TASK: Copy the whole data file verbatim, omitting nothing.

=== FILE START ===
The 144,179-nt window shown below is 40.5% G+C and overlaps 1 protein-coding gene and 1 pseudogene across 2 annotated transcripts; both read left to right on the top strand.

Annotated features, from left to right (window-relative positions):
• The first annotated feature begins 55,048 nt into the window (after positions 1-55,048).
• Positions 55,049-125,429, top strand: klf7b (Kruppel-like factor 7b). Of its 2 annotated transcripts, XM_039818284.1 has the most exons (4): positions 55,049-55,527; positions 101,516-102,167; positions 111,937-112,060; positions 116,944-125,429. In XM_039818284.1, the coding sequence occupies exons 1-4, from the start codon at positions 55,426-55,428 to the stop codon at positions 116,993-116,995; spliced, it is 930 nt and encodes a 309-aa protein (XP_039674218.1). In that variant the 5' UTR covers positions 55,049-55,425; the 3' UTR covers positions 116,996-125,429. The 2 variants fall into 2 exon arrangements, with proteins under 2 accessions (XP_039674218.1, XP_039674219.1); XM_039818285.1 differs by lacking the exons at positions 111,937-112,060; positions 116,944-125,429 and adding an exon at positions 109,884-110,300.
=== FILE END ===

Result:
The 144,179-nt window shown below is 40.5% G+C and overlaps 1 protein-coding gene and 1 pseudogene across 2 annotated transcripts; both read left to right on the top strand.

Annotated features, from left to right (window-relative positions):
• The first annotated feature begins 55,048 nt into the window (after positions 1-55,048).
• Positions 55,049-125,429, top strand: klf7b (Kruppel-like factor 7b). Of its 2 annotated transcripts, XM_039818284.1 has the most exons (4): positions 55,049-55,527; positions 101,516-102,167; positions 111,937-112,060; positions 116,944-125,429. In XM_039818284.1, the coding sequence occupies exons 1-4, from the start codon at positions 55,426-55,428 to the stop codon at positions 116,993-116,995; spliced, it is 930 nt and encodes a 309-aa protein (XP_039674218.1). In that variant the 5' UTR covers positions 55,049-55,425; the 3' UTR covers positions 116,996-125,429. The 2 variants fall into 2 exon arrangements, with proteins under 2 accessions (XP_039674218.1, XP_039674219.1); XM_039818285.1 differs by lacking the exons at positions 111,937-112,060; positions 116,944-125,429 and adding an exon at positions 109,884-110,300.